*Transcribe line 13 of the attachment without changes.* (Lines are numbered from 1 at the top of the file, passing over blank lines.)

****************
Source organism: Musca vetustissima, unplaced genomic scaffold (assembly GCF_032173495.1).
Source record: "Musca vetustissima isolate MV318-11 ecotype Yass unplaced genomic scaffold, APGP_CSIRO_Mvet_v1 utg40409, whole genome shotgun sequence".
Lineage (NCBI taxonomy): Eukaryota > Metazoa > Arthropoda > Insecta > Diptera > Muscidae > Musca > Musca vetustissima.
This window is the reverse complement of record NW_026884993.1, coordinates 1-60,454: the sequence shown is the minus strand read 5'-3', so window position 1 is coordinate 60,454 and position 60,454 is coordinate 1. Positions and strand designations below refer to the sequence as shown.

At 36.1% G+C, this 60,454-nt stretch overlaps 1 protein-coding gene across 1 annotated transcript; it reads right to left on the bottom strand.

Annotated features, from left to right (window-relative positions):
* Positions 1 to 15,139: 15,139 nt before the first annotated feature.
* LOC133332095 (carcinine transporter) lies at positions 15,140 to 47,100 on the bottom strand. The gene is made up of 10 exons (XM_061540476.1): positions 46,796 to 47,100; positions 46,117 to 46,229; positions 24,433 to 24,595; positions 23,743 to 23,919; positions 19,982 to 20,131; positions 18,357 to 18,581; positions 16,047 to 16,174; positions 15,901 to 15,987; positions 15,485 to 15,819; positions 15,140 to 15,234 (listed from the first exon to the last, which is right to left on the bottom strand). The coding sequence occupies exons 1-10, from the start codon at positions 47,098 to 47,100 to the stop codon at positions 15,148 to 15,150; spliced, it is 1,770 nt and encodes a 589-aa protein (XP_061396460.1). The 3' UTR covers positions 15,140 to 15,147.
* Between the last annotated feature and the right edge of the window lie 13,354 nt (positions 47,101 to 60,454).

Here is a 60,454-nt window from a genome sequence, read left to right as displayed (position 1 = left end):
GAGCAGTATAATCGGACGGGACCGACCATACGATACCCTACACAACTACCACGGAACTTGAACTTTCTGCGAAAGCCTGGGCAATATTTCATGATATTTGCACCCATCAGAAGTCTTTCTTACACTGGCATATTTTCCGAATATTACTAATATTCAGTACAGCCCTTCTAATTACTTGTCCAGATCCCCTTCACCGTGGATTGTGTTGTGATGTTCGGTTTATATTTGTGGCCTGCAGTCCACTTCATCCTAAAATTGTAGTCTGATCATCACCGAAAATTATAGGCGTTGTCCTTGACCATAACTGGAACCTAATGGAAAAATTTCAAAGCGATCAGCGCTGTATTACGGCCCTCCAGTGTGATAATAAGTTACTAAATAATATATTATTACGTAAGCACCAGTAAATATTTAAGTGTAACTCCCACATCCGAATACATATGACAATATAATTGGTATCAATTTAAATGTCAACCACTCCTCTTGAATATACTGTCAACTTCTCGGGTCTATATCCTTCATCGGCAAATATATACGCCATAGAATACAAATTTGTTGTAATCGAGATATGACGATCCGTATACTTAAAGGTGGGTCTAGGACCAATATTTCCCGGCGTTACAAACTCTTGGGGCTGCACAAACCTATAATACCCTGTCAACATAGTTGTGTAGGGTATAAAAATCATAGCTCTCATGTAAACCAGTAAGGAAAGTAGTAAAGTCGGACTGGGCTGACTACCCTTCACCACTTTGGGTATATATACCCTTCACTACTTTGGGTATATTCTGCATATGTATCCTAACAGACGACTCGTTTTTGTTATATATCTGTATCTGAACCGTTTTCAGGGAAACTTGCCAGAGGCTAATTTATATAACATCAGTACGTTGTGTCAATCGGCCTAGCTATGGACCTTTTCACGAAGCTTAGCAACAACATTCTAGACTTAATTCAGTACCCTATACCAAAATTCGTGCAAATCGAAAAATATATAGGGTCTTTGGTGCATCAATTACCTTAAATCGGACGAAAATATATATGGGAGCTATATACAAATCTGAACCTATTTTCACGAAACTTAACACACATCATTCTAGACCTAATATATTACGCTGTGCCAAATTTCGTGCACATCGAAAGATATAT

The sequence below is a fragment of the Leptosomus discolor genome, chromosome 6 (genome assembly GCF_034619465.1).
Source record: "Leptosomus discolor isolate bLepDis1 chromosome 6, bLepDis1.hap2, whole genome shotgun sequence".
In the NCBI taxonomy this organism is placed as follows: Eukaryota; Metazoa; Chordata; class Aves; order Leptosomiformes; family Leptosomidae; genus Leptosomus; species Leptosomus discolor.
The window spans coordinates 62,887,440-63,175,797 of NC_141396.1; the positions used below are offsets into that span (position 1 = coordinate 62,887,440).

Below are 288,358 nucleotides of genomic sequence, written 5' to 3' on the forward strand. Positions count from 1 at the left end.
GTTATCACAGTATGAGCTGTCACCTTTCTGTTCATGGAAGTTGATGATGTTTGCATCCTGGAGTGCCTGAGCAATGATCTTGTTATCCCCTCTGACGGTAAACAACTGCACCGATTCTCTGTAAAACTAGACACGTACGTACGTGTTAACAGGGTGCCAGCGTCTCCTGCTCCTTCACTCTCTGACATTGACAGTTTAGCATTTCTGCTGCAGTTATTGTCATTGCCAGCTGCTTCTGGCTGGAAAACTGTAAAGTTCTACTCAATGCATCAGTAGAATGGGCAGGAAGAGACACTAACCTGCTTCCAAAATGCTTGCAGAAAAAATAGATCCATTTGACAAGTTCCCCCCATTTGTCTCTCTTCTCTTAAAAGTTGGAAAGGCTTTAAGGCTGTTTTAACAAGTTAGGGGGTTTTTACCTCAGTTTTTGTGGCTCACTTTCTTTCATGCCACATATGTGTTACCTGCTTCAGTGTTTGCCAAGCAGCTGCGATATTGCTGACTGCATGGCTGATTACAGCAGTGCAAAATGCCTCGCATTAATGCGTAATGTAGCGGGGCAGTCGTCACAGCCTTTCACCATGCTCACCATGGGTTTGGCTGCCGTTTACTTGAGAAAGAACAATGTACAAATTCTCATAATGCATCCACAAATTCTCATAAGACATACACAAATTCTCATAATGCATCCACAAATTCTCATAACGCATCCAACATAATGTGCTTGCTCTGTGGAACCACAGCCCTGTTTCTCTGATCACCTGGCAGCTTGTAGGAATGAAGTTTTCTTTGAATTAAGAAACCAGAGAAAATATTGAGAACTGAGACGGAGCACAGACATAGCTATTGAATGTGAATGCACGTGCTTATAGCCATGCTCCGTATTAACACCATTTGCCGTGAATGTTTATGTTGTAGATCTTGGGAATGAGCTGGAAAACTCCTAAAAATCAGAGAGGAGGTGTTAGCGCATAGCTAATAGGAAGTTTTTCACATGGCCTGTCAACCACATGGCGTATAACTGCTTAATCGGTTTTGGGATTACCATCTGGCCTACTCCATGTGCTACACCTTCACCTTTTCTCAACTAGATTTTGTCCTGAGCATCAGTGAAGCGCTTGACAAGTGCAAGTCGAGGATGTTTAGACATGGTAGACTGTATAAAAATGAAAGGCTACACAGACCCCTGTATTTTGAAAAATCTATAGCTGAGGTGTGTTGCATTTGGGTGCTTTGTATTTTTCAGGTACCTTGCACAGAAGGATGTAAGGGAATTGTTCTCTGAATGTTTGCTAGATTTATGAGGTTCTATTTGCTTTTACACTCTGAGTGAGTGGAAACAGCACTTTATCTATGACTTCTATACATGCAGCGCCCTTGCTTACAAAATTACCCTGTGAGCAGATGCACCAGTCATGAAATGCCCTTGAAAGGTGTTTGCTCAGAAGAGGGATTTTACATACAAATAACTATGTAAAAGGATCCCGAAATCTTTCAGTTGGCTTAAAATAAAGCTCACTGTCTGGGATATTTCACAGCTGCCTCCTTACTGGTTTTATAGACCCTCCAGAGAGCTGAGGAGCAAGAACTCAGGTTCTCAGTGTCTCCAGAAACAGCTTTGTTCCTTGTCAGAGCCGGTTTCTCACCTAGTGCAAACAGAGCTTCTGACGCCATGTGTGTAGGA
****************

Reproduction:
Source record: "Leptosomus discolor isolate bLepDis1 chromosome 6, bLepDis1.hap2, whole genome shotgun sequence".